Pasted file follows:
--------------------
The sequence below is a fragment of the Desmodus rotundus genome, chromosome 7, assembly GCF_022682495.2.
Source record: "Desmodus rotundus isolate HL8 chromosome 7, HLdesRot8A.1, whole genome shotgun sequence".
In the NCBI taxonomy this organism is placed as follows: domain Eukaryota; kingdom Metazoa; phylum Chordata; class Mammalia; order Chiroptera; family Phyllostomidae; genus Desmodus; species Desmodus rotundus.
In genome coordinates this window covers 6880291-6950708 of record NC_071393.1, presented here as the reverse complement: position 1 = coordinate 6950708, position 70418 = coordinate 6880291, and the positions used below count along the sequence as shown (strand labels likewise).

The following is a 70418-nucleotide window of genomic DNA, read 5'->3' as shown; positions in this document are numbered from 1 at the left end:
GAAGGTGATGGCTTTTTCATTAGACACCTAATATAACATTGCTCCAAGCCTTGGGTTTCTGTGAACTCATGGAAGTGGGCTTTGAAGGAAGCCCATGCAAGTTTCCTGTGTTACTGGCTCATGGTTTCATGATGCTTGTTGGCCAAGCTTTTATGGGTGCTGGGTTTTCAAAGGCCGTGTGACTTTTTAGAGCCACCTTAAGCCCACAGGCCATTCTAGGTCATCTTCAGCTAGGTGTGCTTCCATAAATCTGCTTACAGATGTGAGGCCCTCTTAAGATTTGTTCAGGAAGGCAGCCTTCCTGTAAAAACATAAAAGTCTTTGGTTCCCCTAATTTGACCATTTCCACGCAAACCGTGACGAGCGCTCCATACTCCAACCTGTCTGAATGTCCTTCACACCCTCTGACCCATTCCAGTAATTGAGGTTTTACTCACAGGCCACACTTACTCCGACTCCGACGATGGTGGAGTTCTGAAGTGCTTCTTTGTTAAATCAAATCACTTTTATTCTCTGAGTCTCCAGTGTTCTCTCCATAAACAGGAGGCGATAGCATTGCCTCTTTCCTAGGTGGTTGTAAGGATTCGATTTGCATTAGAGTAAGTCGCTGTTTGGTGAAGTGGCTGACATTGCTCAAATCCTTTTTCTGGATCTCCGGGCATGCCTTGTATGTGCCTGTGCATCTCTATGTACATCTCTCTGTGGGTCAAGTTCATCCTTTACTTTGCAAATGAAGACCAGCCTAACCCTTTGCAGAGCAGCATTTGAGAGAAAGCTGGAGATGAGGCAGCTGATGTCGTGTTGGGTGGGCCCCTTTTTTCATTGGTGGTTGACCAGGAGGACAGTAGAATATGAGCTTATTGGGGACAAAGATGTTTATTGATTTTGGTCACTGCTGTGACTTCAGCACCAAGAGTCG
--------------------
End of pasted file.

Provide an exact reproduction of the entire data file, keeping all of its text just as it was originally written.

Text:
The sequence below is a fragment of the Desmodus rotundus genome, chromosome 7, assembly GCF_022682495.2.
Source record: "Desmodus rotundus isolate HL8 chromosome 7, HLdesRot8A.1, whole genome shotgun sequence".
In the NCBI taxonomy this organism is placed as follows: domain Eukaryota; kingdom Metazoa; phylum Chordata; class Mammalia; order Chiroptera; family Phyllostomidae; genus Desmodus; species Desmodus rotundus.
In genome coordinates this window covers 6880291-6950708 of record NC_071393.1, presented here as the reverse complement: position 1 = coordinate 6950708, position 70418 = coordinate 6880291, and the positions used below count along the sequence as shown (strand labels likewise).

The following is a 70418-nucleotide window of genomic DNA, read 5'->3' as shown; positions in this document are numbered from 1 at the left end:
GAAGGTGATGGCTTTTTCATTAGACACCTAATATAACATTGCTCCAAGCCTTGGGTTTCTGTGAACTCATGGAAGTGGGCTTTGAAGGAAGCCCATGCAAGTTTCCTGTGTTACTGGCTCATGGTTTCATGATGCTTGTTGGCCAAGCTTTTATGGGTGCTGGGTTTTCAAAGGCCGTGTGACTTTTTAGAGCCACCTTAAGCCCACAGGCCATTCTAGGTCATCTTCAGCTAGGTGTGCTTCCATAAATCTGCTTACAGATGTGAGGCCCTCTTAAGATTTGTTCAGGAAGGCAGCCTTCCTGTAAAAACATAAAAGTCTTTGGTTCCCCTAATTTGACCATTTCCACGCAAACCGTGACGAGCGCTCCATACTCCAACCTGTCTGAATGTCCTTCACACCCTCTGACCCATTCCAGTAATTGAGGTTTTACTCACAGGCCACACTTACTCCGACTCCGACGATGGTGGAGTTCTGAAGTGCTTCTTTGTTAAATCAAATCACTTTTATTCTCTGAGTCTCCAGTGTTCTCTCCATAAACAGGAGGCGATAGCATTGCCTCTTTCCTAGGTGGTTGTAAGGATTCGATTTGCATTAGAGTAAGTCGCTGTTTGGTGAAGTGGCTGACATTGCTCAAATCCTTTTTCTGGATCTCCGGGCATGCCTTGTATGTGCCTGTGCATCTCTATGTACATCTCTCTGTGGGTCAAGTTCATCCTTTACTTTGCAAATGAAGACCAGCCTAACCCTTTGCAGAGCAGCATTTGAGAGAAAGCTGGAGATGAGGCAGCTGATGTCGTGTTGGGTGGGCCCCTTTTTTCATTGGTGGTTGACCAGGAGGACAGTAGAATATGAGCTTATTGGGGACAAAGATGTTTATTGATTTTGGTCACTGCTGTGACTTCAGCACCAAGAGTCG